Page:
• Mount Washington rises as an adventure travel hub


    New Hampshire's Mount Washington may not seem like a place you'd want to visit during the middle of winter. After all, the 6,228-foot peak is home to some of the nastiest weather even in the summer. However, a growing number of adventure travel enthusiasts decide to take the ride up the snow-swept mountain and spend time in what is often referred to as the home of the world's worst weather, The Boston Globe reports.

    The unique tours are offered through the Mount Washington Observatory, which gives interested travelers the chance to see some extreme weather conditions up close. To get to the observatory, tourists take a ride up in a snowcat, and while the observatory is outfitted with all the comforts of home - internet and hot meals are at their disposal - a brief sojourn outside will bring them face to face with wind gusts that regularly reach the 100 mile-per-hour mark.

    Among those who decided to make the trip up is Mark Parsons, a science teacher at a nearby New Hampshire high school. He has gone on the trip twice, and says that he loves getting to experience weather you can only find several places on Earth.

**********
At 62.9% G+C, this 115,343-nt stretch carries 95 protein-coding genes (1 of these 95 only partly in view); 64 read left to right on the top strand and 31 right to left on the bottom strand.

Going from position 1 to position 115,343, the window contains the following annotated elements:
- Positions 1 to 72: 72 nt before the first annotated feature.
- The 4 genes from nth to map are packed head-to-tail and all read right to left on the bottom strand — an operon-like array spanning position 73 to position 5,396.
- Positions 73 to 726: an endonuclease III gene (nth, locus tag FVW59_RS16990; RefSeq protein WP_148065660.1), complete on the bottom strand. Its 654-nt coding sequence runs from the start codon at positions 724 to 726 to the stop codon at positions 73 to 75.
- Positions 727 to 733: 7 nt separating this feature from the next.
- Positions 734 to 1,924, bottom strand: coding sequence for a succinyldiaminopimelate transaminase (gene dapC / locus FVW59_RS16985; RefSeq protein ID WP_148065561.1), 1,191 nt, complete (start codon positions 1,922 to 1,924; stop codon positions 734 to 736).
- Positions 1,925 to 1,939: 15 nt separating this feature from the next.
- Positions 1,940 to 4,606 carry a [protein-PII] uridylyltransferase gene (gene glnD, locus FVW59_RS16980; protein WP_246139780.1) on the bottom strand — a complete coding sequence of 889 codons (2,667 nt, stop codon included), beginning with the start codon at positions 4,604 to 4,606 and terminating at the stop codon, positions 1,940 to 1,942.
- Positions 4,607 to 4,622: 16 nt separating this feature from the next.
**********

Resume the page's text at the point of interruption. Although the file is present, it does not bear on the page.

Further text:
"For me, it's the opportunity to experience a setting that's difficult to duplicate without driving 1,000 miles north," Parsons told the Globe. "I like the idea that you get this experience, but it's not permanent. You can see what it's like then it's a short walk back inside. I don't think I'd want to go to the Arctic for any extended period of time."

    Mount Washington may seem like an unusual place for such extreme weather. After all, it's much smaller than bigger peaks in the western United States, but its strong winds and heavy snow are caused by a unique confluence of weather patterns. According to the newspaper, it is located where three major storm tracks combine. Now, when you hear from past generations about the Mt. Washington wind gust of 1934 - a 231 mile-per-hour force - you may have a better understanding of how that would be possible.

    The tours offered by the Mount Washington Observatory are indicative of a larger trend. Whether it's spending a weekend in extreme weather or white-water rafting, it's no secret that adventure travel has become one of the most popular areas of tourism. According to a recent survey from George Washington University, The Adventure Travel Trade Association and Xola Consulting, 26 percent of international travelers engaged in adventure travel activities.

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